NZ’s dual secondary system
I, random person, officially conclude that New Zealand is well and truly a nation with two secondary education systems.
Perhaps I’m a bit late on this. But my conclusion was not only because there are some 40 schools registered with the Cambridge International Examinations (CIE). It become apparent to me that this increasing division is being recognised — and accommodated for. Hence, I have two rants: praise for the organisations that allow for this division, and criticism for those that caused it.
This, you say, seems weird. Surely I should be criticising both? Surely, if the organisations didn’t allow for it, those that caused it would stop? That, you see, would turn it into a political football. And, even though admittedly education is somewhat a political football in New Zealand, I refuse to see the matter from any perspective aside from those of a secondary school student.
Those that allow for divisions…
Take, as my first example, the University of Auckland. The University clearly knows that, whether it likes it or not, New Zealand’s top students will inevitably come from both CIE and NCEA, and it has no choice but to accept both if it is to avoid disadvantaging students. So, it lists criteria for both NCEA and CIE. (I don’t know about other universities regarding this matter.)
Then, as I discovered today, ESA Publications is seeking authors for CIE study guides. I figure they see a market in it. I may politely point out to them that those who take CIE probably consider themselves above study guides, but that’s not the point. My point is that the students who take CIE are not some insignificant minority — their consideration is equally as important as students of NCEA.
Because, people, let’s face it: whichever way you look at it, at the end of the day, all students are just students studying for some secondary qualification. And a qualification that probably becomes lost as you go into tertiary education. So, it figures, why side one? They’re still all students.
…and those that cause it.
I mentioned earlier that those who take CIE probably consider themselves above study guides. Firstly, I apologise for that and in advance to anyone who takes CIE but does not fall into that category.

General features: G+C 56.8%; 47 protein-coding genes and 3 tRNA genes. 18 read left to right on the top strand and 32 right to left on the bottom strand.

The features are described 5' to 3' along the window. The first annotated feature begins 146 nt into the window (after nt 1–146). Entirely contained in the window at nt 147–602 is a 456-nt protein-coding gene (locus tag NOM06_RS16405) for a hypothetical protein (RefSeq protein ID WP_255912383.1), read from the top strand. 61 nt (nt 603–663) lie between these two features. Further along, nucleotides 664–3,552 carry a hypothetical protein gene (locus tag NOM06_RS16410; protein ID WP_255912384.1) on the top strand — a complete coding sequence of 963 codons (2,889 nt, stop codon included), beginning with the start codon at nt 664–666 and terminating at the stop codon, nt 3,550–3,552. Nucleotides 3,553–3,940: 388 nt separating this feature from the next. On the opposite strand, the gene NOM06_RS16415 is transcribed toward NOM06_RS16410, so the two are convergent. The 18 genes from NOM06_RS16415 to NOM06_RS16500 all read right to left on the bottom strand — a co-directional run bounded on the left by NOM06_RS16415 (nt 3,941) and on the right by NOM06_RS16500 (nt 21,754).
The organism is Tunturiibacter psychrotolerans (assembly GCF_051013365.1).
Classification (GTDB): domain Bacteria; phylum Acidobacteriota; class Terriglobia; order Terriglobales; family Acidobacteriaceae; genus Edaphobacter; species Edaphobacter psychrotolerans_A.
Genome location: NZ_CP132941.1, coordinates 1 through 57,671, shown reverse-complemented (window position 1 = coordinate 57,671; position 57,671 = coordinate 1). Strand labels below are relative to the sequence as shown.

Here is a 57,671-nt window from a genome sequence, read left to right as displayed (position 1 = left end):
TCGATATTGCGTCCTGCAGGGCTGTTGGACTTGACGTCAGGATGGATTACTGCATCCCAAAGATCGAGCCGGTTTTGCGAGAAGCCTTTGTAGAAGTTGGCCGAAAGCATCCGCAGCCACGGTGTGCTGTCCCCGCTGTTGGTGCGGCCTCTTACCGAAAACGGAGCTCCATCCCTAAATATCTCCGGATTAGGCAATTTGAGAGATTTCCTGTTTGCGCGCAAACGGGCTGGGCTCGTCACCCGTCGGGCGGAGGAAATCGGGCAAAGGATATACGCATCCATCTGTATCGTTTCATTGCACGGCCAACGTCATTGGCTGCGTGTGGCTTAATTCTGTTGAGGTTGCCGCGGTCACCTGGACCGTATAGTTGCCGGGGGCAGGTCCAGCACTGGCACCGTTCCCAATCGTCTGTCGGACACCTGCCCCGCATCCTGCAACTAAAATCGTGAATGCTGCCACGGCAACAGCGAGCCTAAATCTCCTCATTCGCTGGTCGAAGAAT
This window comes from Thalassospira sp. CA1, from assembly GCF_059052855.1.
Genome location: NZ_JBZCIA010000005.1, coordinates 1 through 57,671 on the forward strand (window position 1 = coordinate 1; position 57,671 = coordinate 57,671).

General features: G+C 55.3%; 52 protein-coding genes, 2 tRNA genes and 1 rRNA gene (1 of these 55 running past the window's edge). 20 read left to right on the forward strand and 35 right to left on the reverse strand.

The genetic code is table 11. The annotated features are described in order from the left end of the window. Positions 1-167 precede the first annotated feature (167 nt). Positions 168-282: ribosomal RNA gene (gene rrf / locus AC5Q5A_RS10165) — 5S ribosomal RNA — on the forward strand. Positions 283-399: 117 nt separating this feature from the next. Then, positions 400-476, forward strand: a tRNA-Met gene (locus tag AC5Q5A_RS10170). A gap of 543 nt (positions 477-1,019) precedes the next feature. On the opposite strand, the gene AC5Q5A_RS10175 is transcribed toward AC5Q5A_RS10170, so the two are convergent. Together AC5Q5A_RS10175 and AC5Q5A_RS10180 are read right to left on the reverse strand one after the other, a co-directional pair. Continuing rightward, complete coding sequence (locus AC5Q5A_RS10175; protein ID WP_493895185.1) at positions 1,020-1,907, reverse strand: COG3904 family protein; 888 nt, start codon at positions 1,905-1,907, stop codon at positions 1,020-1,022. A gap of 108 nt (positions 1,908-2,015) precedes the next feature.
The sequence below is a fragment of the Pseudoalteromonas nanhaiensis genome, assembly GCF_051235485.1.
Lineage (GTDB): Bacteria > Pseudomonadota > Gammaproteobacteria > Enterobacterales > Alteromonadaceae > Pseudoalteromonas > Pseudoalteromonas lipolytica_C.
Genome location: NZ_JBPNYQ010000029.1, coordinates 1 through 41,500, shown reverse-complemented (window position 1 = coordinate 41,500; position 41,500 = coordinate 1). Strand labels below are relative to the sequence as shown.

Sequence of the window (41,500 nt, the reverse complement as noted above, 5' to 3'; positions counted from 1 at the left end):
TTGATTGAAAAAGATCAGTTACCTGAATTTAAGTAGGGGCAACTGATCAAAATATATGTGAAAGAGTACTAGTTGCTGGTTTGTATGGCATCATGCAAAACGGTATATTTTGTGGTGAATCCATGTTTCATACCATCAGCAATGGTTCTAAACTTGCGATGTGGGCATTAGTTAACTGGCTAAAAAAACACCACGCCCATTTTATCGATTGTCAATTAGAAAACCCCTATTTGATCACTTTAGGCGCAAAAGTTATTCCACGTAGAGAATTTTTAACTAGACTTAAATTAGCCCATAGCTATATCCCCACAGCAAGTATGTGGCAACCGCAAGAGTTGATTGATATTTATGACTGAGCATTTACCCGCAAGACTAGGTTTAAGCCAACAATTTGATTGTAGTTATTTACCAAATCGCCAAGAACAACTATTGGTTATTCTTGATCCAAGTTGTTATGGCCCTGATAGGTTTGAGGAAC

But, the CIE-takers are not leaders; they are wusses who could not be prepared to put in the effort to reform a flawed national secondary qualification. Good things, they say, take time. These people just didn’t seem to have any.
I mean, of course NCEA’s going to flawed for its first few years. But few would argue against its fundamental principle: to allow every student to achieve to his potential. Initially, it would inevitably be a bit off its target. But, given the attention it’s (finally) had in recent months, it’s getting there.
I bet that, in several years’ time, the schools that departed NCEA in favour of one that was already there, given of course that NCEA is given the attention it needs, those schools will come back to New Zealand’s national secondary school qualification. That "given", I admit, is a huge given — NZQA needs to be organised and, more importantly, the Ministry of Education needs to be in good hands — but, when it does, CIE will vanish from New Zealand’s face. And these schools that took CIE will have just taken a detour that’s away from the main one but is slightly smoother. In the end, they’re just the ones that divided New Zealand just to see themselves an easier path.
I shan’t begin a defence of NCEA, nor point out how similar CIE and NCEA are and how few really know what’s in them, I’ll do that some other day.
But shame on the people that left New Zealand to cater for themselves, and good on those that realise that all students are students.